The Rich Get More From Government Than Anyone
The Cost of Corporate Welfare and Rent-Seeking
When an issue becomes popular on both halves of the political spectrum, then those of us who’re off that spectrum and into geonomics feel encouraged. We trim, blend, and append two 2012 on subsidizing the wealthy from (1) Common Dreams on the left, Jly 16, by P. Buchheit, and (2) National Review on the right, Jly 25, by V. de Rugy.
by Paul Buchheit and by Veronique de Rugy
5 Reasons the Rich Need Gov't More Than the Rest of Us
Did wealthy individuals and corporations make it on their own? There are at least five good reasons why the wealthiest Americans need government as much as the rest of us, and probably more.
The police, emergency services, and National Guard are trained to focus on crimes against wealth. In the cities, business interests keep the police focused on the homeless and unemployed. Wealthy Americans can rest better at night knowing that the police are "stopping and frisking" in the streets of the poor neighborhoods.
2. Laws and Deregulations
The wealthiest Americans are the main beneficiaries of tax laws, property rights, zoning rules, patent and copyright provisions, trade pacts, antitrust legislation, and contract regulations. Tax loopholes allow them to store over $1 trillion in assets overseas.
Their companies benefit, despite any publicly voiced objections to regulatory agencies, from SBA and SEC guidelines that generally favor business, and from FDA and USDA quality control measures that minimize consumer complaints and product recalls.
There are even anti-antitrust measures, such as the licensing rules that allow the American Medical Association to restrict the number of doctors in the U.S., thereby keeping doctor salaries artificially high.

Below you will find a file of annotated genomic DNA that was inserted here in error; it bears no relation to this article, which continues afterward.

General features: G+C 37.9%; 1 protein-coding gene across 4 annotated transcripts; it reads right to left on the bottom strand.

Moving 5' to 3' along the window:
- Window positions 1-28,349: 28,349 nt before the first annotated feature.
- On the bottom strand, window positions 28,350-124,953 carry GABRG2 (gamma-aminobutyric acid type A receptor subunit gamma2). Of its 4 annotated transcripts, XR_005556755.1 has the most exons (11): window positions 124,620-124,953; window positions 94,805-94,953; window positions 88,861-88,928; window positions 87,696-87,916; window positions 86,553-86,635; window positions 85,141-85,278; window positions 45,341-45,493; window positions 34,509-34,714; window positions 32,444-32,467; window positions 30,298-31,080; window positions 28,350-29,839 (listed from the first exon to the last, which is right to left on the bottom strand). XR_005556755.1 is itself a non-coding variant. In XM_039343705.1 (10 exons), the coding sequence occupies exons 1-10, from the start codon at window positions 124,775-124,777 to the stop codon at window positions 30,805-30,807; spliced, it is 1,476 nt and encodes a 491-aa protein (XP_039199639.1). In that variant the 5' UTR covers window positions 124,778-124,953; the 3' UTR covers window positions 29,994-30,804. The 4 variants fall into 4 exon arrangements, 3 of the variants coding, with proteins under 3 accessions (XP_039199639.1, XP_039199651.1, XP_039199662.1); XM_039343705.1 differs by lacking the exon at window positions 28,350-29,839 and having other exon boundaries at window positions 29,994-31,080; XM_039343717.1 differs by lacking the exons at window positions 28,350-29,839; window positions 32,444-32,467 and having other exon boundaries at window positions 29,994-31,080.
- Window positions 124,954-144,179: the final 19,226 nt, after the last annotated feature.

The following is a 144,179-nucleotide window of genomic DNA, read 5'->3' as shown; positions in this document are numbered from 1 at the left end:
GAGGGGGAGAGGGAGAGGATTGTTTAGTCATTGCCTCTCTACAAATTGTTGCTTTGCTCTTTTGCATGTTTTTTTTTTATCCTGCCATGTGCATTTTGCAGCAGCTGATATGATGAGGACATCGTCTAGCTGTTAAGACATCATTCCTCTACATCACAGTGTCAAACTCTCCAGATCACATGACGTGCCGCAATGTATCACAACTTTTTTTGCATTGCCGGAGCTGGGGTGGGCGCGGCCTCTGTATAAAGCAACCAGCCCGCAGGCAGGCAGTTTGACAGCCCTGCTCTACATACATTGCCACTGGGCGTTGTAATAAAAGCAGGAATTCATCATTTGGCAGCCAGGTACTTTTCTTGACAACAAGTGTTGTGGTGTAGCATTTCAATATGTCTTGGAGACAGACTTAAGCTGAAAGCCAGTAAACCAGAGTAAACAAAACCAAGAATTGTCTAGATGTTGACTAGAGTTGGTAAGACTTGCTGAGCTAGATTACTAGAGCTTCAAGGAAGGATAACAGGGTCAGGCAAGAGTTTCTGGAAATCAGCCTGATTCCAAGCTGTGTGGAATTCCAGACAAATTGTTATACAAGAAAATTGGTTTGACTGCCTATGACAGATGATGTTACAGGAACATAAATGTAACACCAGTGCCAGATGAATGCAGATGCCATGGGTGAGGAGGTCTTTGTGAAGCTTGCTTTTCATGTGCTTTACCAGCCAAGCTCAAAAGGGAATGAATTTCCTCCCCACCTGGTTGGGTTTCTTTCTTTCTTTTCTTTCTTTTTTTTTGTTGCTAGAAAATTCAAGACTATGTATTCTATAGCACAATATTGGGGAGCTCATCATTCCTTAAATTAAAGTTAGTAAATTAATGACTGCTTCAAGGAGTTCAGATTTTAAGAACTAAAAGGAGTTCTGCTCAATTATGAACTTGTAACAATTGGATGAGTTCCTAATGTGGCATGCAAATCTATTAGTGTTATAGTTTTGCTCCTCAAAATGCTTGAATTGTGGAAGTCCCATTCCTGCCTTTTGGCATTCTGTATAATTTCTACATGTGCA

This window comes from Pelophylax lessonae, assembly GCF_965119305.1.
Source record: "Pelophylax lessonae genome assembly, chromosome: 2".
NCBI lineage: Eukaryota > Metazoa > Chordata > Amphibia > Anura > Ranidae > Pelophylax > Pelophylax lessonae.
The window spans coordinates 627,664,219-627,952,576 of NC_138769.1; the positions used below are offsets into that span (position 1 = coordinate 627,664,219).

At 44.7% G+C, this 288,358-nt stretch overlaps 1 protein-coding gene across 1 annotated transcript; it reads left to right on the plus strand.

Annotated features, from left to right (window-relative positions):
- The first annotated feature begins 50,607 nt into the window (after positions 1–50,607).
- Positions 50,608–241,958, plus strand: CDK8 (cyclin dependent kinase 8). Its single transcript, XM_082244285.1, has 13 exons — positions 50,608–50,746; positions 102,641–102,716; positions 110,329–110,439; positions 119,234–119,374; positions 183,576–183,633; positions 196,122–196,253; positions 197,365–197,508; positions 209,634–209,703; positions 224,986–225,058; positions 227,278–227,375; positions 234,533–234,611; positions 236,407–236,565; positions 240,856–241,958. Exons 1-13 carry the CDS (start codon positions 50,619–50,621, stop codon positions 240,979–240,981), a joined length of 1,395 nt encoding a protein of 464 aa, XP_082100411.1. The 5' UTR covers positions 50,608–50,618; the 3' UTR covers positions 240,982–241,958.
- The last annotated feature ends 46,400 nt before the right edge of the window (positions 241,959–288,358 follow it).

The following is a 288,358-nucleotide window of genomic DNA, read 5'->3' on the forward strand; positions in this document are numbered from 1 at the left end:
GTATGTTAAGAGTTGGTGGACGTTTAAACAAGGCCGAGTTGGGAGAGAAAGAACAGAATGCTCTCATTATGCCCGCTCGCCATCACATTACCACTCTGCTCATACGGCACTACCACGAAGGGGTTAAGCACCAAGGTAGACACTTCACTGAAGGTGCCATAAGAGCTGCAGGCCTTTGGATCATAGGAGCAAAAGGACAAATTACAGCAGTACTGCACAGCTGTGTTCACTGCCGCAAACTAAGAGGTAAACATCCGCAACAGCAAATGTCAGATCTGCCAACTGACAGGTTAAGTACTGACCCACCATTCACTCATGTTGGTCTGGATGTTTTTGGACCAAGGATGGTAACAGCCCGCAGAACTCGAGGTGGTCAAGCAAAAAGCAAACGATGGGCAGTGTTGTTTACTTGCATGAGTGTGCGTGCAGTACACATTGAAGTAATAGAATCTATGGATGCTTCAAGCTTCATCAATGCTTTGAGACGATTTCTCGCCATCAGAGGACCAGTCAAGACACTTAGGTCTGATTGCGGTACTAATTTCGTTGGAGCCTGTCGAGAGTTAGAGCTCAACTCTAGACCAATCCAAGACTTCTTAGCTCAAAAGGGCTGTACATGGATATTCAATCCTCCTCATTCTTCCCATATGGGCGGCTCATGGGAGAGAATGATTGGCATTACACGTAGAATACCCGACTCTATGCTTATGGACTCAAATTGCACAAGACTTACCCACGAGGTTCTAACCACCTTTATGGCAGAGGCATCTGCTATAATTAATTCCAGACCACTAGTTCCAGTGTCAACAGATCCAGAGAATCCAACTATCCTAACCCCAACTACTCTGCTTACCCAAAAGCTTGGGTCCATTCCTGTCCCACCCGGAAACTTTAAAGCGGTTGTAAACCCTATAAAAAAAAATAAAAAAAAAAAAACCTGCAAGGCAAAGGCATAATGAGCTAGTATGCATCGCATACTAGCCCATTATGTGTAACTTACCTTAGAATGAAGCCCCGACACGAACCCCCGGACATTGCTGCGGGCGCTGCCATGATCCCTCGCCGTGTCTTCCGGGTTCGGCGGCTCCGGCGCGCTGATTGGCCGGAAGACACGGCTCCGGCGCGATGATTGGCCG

3. Research and Infrastructure
Private jets use 16 percent of air traffic control resources while paying only 3% of the bill.
Taxpayer-funded research at the Defense Advanced Research Projects Agency (the Internet) and the National Science Foundation (the Digital Library Initiative) has laid a half-century foundation for technological product development. Well into the 1980s, as companies like Apple and Google and Microsoft and Oracle and Cisco profited from the fastest-growing product revolution in American history, the U.S. Government was still providing half the research funds. Even today 60% of university research is government-supported.
As the super-rich ride in their military-designed armored cars to a financial center globally connected by public fiber optics networks to make a trade guided by publicly funded data mining and artificial intelligence software, they might stop and re-think the old Horatio Alger myth.
4. Subsidies & Tax breaks
Most of the annual $1.3 trillion in "tax expenditures" (special deductions, exemptions, exclusions, credits, and loopholes) goes to the top quintile of taxpayers. One estimate is $250 billion a year just to the richest 1%. Deducting for mortgage interest and rental expense alone returns almost $100 billion a year to millionaires.
280 Fortune 500 companies, which together paid only half of the maximum 35 percent corporate tax rate, received $223 billion in tax subsidies.
The U.S. federal government spent $92 billion on corporate welfare during fiscal year 2006; recipients included Boeing, Xerox, IBM, Motorola, Dow Chemical, and General Electric.
5. Disaster Costs
Exxon paid 2% in U.S. federal taxes from 2008 to 2010, Chevron 4.8%. Yet the petroleum industry readily takes public money for oil spills. Cleanups cost much more than the fines imposed on the companies. Government costs can run into the billions, or even tens of billions, of dollars.
For the bail out, the Treasury and the Federal Reserve granted Wall Street between $3 trillion and $5 trillion. That's enough to pay off both the deficit and next year's entitlement costs.